"Whenever the people can buy, they will buy," said Munkith, 31. The most popular items in his store are refrigerators, a necessity in a city where the summer heat can top fifty degrees Celsius. New televisions and satellite dishes are popular as well. In the past, it was a crime to possess a dish. Now it's necessary in a country with few television channels, no cable, and limited nightlife. Most people prefer to stay at home and watch movies rather than travel around a city that is dark and often interrupted by gunfire.
Cellular phones, banned under the regime of Saddam Hussein, are now available in southern Iraq. The system operates from Kuwait and is often overloaded during business hours, when it can take twenty or thirty attempts to place a call--if a connection is made at all. Most prized are the phones with the 911 prefix. These are used by the most of the offices of the Coalition Provisional Authority in Basra and apparently have priority on the network. Businessmen who want a reliable method of communication turn to satellite telephones, like the Thuraya, with charges of up to USD $1.50 per minute.
The bulk of Basra's consumer products are imported from the United Arab Emirates and Kuwait and pass through the Umm Qasr port in southern Iraq. Shopkeepers reported few problems with travel from the port, but some still remain. "Ten days ago, thieves tried to climb aboard the ship," said Munthir. "The crew beat them off."
A massive reduction in taxes has allowed the consumer market to blossom. Import duties were 100% in Ba'athist Iraq, and that's not counting the payoffs (or rashwa) that are no longer necessary. The Abbas brothers operated a second-hand goods store for most of their four years in business. Import duties for these recycled products were a mere 70%. Under the CPA there are no import duties until January, when they will reach 5%. "If we imitate the Emirates in taxes and procedures it will be good for business," said Munkith. "Of course, I'd like to see a free trade zone in Basra."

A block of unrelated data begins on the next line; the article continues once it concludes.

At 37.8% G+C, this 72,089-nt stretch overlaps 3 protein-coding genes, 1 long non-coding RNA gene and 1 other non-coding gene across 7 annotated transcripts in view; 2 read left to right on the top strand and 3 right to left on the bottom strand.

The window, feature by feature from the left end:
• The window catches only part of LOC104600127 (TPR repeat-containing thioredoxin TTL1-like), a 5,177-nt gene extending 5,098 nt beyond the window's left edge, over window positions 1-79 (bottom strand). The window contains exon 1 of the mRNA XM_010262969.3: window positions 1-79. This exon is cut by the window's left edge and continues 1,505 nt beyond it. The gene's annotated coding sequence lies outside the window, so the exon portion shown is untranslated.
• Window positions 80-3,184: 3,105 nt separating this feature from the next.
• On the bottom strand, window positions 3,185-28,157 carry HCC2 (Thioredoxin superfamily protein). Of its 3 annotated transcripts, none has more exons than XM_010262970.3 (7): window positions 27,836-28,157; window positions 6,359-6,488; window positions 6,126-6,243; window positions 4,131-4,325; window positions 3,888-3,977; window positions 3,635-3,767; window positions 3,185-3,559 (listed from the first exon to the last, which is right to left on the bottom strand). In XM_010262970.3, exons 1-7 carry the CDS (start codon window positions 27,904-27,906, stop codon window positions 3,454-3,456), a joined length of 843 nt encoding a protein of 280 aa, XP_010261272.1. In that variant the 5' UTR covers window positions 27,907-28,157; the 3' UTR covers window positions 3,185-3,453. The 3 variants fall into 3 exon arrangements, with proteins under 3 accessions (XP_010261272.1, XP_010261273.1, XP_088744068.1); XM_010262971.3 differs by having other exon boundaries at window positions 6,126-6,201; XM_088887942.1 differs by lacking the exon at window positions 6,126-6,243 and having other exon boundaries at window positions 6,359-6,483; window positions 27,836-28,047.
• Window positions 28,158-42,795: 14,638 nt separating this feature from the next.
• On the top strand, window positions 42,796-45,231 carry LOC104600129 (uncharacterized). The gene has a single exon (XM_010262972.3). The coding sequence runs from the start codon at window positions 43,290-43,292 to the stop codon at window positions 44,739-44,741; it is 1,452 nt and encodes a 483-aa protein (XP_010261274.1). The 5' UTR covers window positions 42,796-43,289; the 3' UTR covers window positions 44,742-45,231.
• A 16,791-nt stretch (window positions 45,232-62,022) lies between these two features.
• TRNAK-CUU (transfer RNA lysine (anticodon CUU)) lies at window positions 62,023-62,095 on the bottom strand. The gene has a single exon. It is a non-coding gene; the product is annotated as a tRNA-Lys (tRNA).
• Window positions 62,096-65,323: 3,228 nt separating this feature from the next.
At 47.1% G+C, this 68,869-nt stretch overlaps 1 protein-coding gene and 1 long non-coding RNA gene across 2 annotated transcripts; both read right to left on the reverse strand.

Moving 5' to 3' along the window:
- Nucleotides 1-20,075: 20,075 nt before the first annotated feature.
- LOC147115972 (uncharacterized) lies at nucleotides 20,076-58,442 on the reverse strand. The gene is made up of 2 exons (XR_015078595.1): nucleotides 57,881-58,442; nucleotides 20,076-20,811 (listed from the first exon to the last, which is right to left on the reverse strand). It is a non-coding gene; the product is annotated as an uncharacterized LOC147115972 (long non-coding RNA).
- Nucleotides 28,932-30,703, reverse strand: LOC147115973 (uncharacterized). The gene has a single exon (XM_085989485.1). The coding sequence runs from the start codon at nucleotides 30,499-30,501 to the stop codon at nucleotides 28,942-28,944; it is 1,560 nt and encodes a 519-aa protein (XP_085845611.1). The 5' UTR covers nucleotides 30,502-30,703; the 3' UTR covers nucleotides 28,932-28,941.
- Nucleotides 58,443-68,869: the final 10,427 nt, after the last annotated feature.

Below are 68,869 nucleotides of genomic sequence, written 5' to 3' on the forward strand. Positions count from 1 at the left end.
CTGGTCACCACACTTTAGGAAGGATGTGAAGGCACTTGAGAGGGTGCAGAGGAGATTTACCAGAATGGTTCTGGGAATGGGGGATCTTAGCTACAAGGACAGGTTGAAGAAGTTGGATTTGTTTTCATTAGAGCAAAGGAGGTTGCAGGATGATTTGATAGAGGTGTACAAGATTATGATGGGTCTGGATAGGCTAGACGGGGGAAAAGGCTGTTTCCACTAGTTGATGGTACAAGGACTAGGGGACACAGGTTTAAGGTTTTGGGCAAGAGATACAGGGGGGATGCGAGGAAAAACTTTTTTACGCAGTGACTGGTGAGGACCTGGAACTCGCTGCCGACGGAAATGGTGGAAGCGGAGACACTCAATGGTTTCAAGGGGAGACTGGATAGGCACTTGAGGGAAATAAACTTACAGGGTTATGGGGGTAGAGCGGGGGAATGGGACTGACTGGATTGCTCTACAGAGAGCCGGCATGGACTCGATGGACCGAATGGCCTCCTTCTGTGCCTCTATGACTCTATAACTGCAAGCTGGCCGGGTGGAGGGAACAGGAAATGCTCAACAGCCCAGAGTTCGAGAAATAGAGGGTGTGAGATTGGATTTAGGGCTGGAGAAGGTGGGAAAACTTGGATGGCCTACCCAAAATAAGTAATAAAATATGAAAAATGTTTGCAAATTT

Fluctuations in the dinar also cause headaches for shop owners. "People stop buying and selling when the exchange rate goes up and down," said Asad Ismail, 41, owner of the local Daewoo import store. The rate had been about 2000 Iraqi dinars to the American dollar, but it peaked at 1600 dinars to the dollar immediately after the capture of Saddam Hussein. Mr. Ismail keeps everything priced in dollars, or their dinar equivalents - changed daily. "We protect ourselves by dealing in dollars," he said.
Basra and its surrounding governorate are exceptions in Iraq. Gasoline is available, there has been an improvement in electrical power since the war, and security is better here than in most places. The majority Shi'a population has welcomed the primarily British multinational occupation. Fruit stands, supermarkets, and restaurants are open on Basra's main shopping street of Al-Jaza'ir, which is full of cars and customers even at night.
This prosperity is not widespread. A satellite dish, which costs between USD $80 and $130, is an expensive luxury in a country where the average professional earns USD $150 a month. The situation in Baghdad is much more acute in terms of prices and transportation. Gasoline has spiked to over 250 Iraqi dinars per litre there, over ten times the government-mandated price of ID 20.
Still, cars flood into the country. There is a car market in Basra that jams one of the major roads several times a week. Double-decker trailers that carry twelve automobiles line up at Iraq's borders. Some people work as couriers and drive cars for private citizens or foreign companies, from the town of Safwan, on the Kuwaiti border. This is a dangerous profession. Carjacking is a major problem in the area, since thieves can easily sell cars in Basra or across the Iranian border.
Robert Wilson, a political analyst at the CPA, hopes for Basra's continued development. "Basra may go from a backwater of Iraq, second to Baghdad, as it has been for the last forty years, to its natural position as the largest city in the Gulf," he said.
Basra has a long way to go. Large parts of the city are scarred by battles from several wars and insurrections. The Shatt Al-Arab waterway is littered with capsized freighters and sunken fishing ships. Electricity has improved but many homes and businesses still rely on generators. It remains to be seen whether the sudden expansion of imported consumer goods will improve the lives of the ordinary citizens of Basra.
Author - Devin Murphy
This article first appeared in the Beirut Daily Star - January 2004.
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